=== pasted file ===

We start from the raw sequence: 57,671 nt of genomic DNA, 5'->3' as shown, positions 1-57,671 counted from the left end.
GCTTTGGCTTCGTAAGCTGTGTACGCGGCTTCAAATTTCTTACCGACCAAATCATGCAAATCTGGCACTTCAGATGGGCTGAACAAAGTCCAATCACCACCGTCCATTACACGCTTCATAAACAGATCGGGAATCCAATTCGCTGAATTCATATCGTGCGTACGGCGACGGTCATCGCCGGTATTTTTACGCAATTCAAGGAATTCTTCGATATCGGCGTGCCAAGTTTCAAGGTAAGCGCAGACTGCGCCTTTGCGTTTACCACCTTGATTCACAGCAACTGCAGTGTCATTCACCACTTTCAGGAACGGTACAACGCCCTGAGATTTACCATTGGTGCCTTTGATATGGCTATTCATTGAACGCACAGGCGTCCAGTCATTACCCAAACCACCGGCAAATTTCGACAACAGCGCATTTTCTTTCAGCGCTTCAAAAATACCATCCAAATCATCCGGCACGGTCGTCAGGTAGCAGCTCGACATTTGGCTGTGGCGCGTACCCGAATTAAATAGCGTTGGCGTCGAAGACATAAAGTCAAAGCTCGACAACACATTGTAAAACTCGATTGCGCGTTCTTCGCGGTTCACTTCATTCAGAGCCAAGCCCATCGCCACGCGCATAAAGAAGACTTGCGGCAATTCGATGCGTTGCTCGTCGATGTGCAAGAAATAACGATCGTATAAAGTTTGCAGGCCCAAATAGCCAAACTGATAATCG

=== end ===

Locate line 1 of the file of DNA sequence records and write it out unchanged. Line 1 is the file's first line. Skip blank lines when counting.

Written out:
We start from the raw sequence: 57,671 nt of genomic DNA, 5'->3' as shown, positions 1-57,671 counted from the left end.